Selected biography


Alfonso "Al" Williamson(March 21, 1931 – June 12, 2010) was an American cartoonist, comic book artist and illustrator specializing in adventure, Western and science-fiction/fantasy. From the mid-1980s to 2003, he was primarily active as an inker, mainly on Marvel Comics superhero titles starring such characters as Daredevil, Spider-Man, and Spider-Girl.

Williamson is known for his collaborations with a group of artists including Frank Frazetta, Roy Krenkel, Angelo Torres, and George Woodbridge, which was affectionately known as the "Fleagle Gang". Williamson has been cited as a stylistic influence on a number of younger artists, and encouraged many, helping such newcomers as Berni Wrightson and Mike Kaluta break into the business. He has won several industry awards, and six career-retrospective books about him have been published since 1998. Living in Pennsylvania with his wife Corina, Williamson retired in his seventies. (read more...)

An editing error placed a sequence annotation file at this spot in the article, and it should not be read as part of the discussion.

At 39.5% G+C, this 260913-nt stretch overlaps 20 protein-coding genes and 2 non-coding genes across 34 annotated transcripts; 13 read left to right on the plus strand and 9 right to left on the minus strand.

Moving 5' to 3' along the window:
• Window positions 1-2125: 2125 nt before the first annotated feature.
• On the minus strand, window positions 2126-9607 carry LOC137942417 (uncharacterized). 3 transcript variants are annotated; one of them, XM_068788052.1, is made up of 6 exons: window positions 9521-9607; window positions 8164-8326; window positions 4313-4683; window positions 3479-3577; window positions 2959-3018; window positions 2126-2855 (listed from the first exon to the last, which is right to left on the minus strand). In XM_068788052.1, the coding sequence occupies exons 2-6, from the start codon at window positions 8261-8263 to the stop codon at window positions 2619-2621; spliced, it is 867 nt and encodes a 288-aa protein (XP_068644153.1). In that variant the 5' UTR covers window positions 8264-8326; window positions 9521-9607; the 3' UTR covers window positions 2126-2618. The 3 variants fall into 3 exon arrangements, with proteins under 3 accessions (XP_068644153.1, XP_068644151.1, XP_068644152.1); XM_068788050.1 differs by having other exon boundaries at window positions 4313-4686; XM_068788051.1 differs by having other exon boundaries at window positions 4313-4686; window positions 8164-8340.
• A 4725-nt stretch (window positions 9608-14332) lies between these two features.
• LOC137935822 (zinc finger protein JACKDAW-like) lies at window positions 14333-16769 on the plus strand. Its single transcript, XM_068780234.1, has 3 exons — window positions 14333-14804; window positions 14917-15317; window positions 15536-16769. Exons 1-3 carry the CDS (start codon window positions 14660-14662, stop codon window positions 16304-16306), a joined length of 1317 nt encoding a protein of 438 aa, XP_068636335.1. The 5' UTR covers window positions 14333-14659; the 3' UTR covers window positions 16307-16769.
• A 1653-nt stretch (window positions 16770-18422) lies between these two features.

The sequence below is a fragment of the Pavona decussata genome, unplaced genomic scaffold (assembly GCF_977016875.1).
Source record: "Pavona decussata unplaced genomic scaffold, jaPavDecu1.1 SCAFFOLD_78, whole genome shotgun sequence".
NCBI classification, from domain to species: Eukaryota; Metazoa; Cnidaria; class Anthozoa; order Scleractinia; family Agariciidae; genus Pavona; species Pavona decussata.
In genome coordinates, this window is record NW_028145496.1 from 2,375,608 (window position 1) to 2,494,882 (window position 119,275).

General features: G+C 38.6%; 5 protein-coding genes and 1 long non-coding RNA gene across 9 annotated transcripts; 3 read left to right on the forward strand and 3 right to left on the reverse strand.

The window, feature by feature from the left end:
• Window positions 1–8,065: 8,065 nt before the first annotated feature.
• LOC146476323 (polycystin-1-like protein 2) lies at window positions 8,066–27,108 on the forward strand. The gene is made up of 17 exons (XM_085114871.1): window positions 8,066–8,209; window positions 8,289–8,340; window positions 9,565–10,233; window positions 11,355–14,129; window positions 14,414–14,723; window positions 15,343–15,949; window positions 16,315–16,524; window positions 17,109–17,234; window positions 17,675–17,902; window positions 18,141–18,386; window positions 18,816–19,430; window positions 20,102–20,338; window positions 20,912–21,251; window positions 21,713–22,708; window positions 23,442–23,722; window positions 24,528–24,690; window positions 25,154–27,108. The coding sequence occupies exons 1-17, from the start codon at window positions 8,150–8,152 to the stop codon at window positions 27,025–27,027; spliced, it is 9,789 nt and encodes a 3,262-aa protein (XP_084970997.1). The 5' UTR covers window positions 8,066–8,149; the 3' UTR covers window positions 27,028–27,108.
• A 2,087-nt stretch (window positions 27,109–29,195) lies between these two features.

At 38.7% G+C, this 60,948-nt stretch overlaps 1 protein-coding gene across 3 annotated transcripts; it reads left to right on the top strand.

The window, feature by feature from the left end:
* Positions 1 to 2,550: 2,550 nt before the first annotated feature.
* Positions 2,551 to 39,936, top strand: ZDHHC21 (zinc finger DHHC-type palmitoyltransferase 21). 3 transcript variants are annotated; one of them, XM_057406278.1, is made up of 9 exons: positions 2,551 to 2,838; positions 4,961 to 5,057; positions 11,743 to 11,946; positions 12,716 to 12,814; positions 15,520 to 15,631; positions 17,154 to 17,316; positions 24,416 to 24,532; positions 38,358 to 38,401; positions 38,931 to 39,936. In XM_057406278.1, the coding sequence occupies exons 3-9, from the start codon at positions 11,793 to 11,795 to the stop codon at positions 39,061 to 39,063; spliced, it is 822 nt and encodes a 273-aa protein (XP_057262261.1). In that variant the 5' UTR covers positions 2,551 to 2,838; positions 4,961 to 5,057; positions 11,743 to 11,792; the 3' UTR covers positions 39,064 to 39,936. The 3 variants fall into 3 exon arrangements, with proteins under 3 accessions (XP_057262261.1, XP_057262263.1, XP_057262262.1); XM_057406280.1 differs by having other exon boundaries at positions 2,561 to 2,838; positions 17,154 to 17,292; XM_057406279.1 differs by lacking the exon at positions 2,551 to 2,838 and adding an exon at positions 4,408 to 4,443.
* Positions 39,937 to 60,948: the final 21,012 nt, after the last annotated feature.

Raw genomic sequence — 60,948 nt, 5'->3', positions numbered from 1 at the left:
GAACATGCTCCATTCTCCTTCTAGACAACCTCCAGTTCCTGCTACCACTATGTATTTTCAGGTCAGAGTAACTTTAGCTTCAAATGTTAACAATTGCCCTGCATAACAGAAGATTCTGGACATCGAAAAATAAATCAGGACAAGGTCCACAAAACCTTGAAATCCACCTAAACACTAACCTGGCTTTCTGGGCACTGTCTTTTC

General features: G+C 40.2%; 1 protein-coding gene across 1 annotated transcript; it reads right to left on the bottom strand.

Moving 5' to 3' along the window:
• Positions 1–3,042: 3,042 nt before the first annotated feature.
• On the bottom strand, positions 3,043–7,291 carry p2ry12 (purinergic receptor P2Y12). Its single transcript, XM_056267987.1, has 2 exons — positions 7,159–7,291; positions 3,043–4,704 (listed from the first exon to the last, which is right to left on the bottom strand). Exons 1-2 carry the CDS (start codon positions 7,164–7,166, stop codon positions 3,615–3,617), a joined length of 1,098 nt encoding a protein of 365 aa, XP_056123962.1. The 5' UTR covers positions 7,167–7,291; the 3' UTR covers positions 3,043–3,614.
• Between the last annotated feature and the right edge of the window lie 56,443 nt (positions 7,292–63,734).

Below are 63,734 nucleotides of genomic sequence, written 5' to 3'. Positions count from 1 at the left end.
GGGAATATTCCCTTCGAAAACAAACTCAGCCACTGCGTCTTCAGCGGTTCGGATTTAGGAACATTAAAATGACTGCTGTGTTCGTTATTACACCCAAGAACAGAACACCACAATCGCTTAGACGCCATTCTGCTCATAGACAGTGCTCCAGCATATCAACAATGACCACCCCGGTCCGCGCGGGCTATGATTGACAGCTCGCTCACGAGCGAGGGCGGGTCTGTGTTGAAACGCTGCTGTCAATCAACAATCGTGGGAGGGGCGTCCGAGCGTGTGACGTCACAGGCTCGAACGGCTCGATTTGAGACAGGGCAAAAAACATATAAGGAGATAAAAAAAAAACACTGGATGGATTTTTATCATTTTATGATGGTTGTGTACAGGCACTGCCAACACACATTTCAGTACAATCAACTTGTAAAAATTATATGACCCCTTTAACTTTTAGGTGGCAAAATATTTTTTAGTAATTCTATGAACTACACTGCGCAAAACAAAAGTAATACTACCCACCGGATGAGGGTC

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Featured Articles: Featured article Anarky, Featured article Aquaman (TV program), Featured article Batman, Featured article Batman: Arkham Asylum, Featured article Batman: Arkham City, Featured article Interactions (The Spectacular Spider-Man), Featured article Pilot (Smallville), Featured article Sinestro Corps War, Featured article Smallville (season 1), Featured article Superman in film, Featured article Watchmen

Featured Lists: Featured article List of accolades received by the Spider-Man film series, Featured article List of Marvel Cinematic Universe film actors, Featured article List of Smallville episodes, Featured article List of X-Men video games

Featured topics: Featured article Characters of Smallville, Featured article Smallville (season 1)